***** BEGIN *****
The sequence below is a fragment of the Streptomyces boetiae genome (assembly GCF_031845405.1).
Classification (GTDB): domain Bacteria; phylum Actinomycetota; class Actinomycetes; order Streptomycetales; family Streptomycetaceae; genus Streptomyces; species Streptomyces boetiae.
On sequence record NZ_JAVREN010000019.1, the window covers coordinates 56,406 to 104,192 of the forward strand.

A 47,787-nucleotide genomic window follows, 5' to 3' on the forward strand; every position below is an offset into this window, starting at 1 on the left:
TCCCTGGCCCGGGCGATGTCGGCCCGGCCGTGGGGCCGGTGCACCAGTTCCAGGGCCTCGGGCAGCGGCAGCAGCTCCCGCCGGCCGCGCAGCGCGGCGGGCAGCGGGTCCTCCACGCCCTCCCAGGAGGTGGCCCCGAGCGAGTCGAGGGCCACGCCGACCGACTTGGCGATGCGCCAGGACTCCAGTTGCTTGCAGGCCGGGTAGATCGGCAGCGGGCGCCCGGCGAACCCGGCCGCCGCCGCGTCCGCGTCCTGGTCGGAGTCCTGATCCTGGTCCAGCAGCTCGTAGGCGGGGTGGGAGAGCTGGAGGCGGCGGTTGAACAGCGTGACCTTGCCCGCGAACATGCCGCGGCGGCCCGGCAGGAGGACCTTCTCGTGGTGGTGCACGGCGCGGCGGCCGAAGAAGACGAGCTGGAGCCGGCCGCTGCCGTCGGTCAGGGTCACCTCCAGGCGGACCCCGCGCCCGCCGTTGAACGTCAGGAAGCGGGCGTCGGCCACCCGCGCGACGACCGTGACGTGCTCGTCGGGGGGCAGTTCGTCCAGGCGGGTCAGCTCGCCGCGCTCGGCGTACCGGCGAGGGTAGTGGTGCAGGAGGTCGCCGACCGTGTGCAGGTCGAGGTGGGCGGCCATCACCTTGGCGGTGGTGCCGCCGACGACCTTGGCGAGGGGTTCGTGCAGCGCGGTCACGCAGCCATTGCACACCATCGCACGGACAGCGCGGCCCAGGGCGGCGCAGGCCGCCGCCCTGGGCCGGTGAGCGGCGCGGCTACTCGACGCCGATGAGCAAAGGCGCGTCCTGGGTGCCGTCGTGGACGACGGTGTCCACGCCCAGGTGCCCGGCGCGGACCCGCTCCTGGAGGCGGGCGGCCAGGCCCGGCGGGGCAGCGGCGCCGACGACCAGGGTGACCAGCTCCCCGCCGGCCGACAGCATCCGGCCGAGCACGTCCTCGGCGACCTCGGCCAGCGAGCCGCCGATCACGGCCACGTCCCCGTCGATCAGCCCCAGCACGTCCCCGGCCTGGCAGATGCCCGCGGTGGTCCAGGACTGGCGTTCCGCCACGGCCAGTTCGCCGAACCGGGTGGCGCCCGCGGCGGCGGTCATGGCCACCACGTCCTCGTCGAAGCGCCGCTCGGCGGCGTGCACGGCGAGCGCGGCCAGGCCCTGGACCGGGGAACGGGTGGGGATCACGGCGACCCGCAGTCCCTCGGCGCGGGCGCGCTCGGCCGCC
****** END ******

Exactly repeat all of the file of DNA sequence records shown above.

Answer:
The sequence below is a fragment of the Streptomyces boetiae genome (assembly GCF_031845405.1).
Classification (GTDB): domain Bacteria; phylum Actinomycetota; class Actinomycetes; order Streptomycetales; family Streptomycetaceae; genus Streptomyces; species Streptomyces boetiae.
On sequence record NZ_JAVREN010000019.1, the window covers coordinates 56,406 to 104,192 of the forward strand.

A 47,787-nucleotide genomic window follows, 5' to 3' on the forward strand; every position below is an offset into this window, starting at 1 on the left:
TCCCTGGCCCGGGCGATGTCGGCCCGGCCGTGGGGCCGGTGCACCAGTTCCAGGGCCTCGGGCAGCGGCAGCAGCTCCCGCCGGCCGCGCAGCGCGGCGGGCAGCGGGTCCTCCACGCCCTCCCAGGAGGTGGCCCCGAGCGAGTCGAGGGCCACGCCGACCGACTTGGCGATGCGCCAGGACTCCAGTTGCTTGCAGGCCGGGTAGATCGGCAGCGGGCGCCCGGCGAACCCGGCCGCCGCCGCGTCCGCGTCCTGGTCGGAGTCCTGATCCTGGTCCAGCAGCTCGTAGGCGGGGTGGGAGAGCTGGAGGCGGCGGTTGAACAGCGTGACCTTGCCCGCGAACATGCCGCGGCGGCCCGGCAGGAGGACCTTCTCGTGGTGGTGCACGGCGCGGCGGCCGAAGAAGACGAGCTGGAGCCGGCCGCTGCCGTCGGTCAGGGTCACCTCCAGGCGGACCCCGCGCCCGCCGTTGAACGTCAGGAAGCGGGCGTCGGCCACCCGCGCGACGACCGTGACGTGCTCGTCGGGGGGCAGTTCGTCCAGGCGGGTCAGCTCGCCGCGCTCGGCGTACCGGCGAGGGTAGTGGTGCAGGAGGTCGCCGACCGTGTGCAGGTCGAGGTGGGCGGCCATCACCTTGGCGGTGGTGCCGCCGACGACCTTGGCGAGGGGTTCGTGCAGCGCGGTCACGCAGCCATTGCACACCATCGCACGGACAGCGCGGCCCAGGGCGGCGCAGGCCGCCGCCCTGGGCCGGTGAGCGGCGCGGCTACTCGACGCCGATGAGCAAAGGCGCGTCCTGGGTGCCGTCGTGGACGACGGTGTCCACGCCCAGGTGCCCGGCGCGGACCCGCTCCTGGAGGCGGGCGGCCAGGCCCGGCGGGGCAGCGGCGCCGACGACCAGGGTGACCAGCTCCCCGCCGGCCGACAGCATCCGGCCGAGCACGTCCTCGGCGACCTCGGCCAGCGAGCCGCCGATCACGGCCACGTCCCCGTCGATCAGCCCCAGCACGTCCCCGGCCTGGCAGATGCCCGCGGTGGTCCAGGACTGGCGTTCCGCCACGGCCAGTTCGCCGAACCGGGTGGCGCCCGCGGCGGCGGTCATGGCCACCACGTCCTCGTCGAAGCGCCGCTCGGCGGCGTGCACGGCGAGCGCGGCCAGGCCCTGGACCGGGGAACGGGTGGGGATCACGGCGACCCGCAGTCCCTCGGCGCGGGCGCGCTCGGCCGCC